Get your soil in shape. Finally, we get to plant! April is the month when the large majority of the frosts and freezes are behind us, and we can begin to plant with confidence. If you haven’t done so already, make sure to amend your soil so it contains just the right balance of airspace for aeration, hydration retention and microbes. You can hire the professionals at Lifescape Colorado to test your soil and make recommendations for healthy amending. And, of course, don’t forget to mulch!

Source: Jocelyn H. Chilvers via Houzz

Transplanting. Do you have some transplanting to do this season? Perhaps there’s a tree that needs to be relocated or a shrub with too many exposed roots? If so, this is the time to dig them up (take advantage of the moist and softened soil) and relocate them to their future home.

Houzz

Source: Jocelyn H. Chilvers via Houzz

Bare root planting. Bare-root planting offers a way to save significant money on established plants, but you have to seize the planting window as it comes. That time is usually around mid- to late-April in Colorado. Examples of bare-root plants include fruit trees, roses, clematis, rhubarb, strawberries and asparagus. Pass up plants that have begun leafing out or have roots that appear dried up or rotten.

Design by Lifescape Colorado

Get your lawn in shape. April is the month to core-aerate your lawn. Removing slugs of grass and dirt keeps roots from getting choked off, allowing them to get the air, water and nutrients they need. Apply an organic fertilizer to give your plants a growth boost. Consider turning to a professional landscape maintenance company to ensure you lawn remains vibrant all season.

Contact Lifescape Colorado for professional spring landscaping assistance.

Simple Spring Landscaping Tips

Spring is less than a month away, which means spring landscaping in Colorado is just around the corner. While it’s still a little early for planting without the worry of snow or frost, there is plenty you can do to finalize plans, prepare the soil and begin enhancing your curb appeal.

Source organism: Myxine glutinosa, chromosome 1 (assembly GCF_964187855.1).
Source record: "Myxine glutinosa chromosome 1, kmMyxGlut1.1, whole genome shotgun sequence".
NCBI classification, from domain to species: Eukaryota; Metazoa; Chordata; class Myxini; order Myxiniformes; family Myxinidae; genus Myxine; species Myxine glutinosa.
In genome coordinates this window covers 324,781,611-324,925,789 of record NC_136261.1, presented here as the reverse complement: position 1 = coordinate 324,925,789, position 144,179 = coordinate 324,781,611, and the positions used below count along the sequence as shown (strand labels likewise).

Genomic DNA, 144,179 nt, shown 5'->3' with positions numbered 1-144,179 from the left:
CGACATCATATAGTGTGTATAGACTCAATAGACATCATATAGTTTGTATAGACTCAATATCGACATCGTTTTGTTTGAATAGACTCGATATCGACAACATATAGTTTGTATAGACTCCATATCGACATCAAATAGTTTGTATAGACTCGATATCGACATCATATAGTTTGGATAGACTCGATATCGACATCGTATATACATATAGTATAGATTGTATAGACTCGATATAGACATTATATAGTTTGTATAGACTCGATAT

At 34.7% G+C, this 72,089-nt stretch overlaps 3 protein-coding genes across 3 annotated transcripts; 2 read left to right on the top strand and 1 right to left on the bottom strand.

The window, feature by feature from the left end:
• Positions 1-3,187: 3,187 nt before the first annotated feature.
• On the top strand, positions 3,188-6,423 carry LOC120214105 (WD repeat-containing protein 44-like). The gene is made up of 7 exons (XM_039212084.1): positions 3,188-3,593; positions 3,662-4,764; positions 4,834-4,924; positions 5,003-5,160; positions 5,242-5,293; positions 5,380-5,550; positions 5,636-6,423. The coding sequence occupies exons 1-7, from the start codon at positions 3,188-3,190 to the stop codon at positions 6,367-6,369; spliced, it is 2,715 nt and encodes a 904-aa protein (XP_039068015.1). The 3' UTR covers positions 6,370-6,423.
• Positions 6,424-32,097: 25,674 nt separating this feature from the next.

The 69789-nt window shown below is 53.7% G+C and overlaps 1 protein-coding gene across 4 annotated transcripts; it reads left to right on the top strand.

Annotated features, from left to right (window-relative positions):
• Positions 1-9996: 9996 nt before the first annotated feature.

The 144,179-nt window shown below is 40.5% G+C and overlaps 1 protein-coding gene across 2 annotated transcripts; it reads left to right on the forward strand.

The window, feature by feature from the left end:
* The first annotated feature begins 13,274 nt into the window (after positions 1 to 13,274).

5 Simple Spring Landscaping Tips to Get You in the Mood

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Source: Better Homes and Gardens

Go ahead and plant. Just do it indoors where your plants will be safe from the remainder of our storms and freezes. Use small pots to sow hardy annuals and perennials to add to your garden in late spring.

Houzz

Source: Rugo/ Raff Ltd. Architects via Houzz

Finalize your plans. By this point, you should have a strategy in place for spring landscaping. These questions can get you started:

  • Are you hiring a professional landscaping company?
  • Will the work be done in phases or all at once?
  • Have you identified the areas that get the most sun, wind and shade, as well as those with drainage issues?
  • What pests will you be dealing with, and are you prepared for them with fencing, mesh, and/or pest-resistant plantings?
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Source: Better Homes and Gardens

Clean up your current landscape. Use weekends to begin cutting back ornamental grasses and late-blooming fall perennials. Remove dead plant material and garden debris. When the weather is nice enough, you can start turning the soil bed by bed, being careful of perennial roots and bulbs. You can also use Lifescape’s professional landscaping and maintenance services to prepare your landscape.

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Source: Better Homes and Gardens

Prepare lawns. Nothing is worse than staring at brown patches of lawn once spring is in full swing. Take soil samples to test the pH of your soil. Amend the soil as necessary and add appropriate fertilizers. Your soil will be ready for reseeding in late spring.

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Source: Better Homes and Gardens

Prepare plant beds. Similar rules apply to your plant beds. Remove dead plant material and turn the soil. Cover them with plastic sheets to create a greenhouse effect, which will warm the soil below so it’s ready for late spring plantings.

Contact Lifescape Colorado for professional assistance with your spring landscaping in Colorado.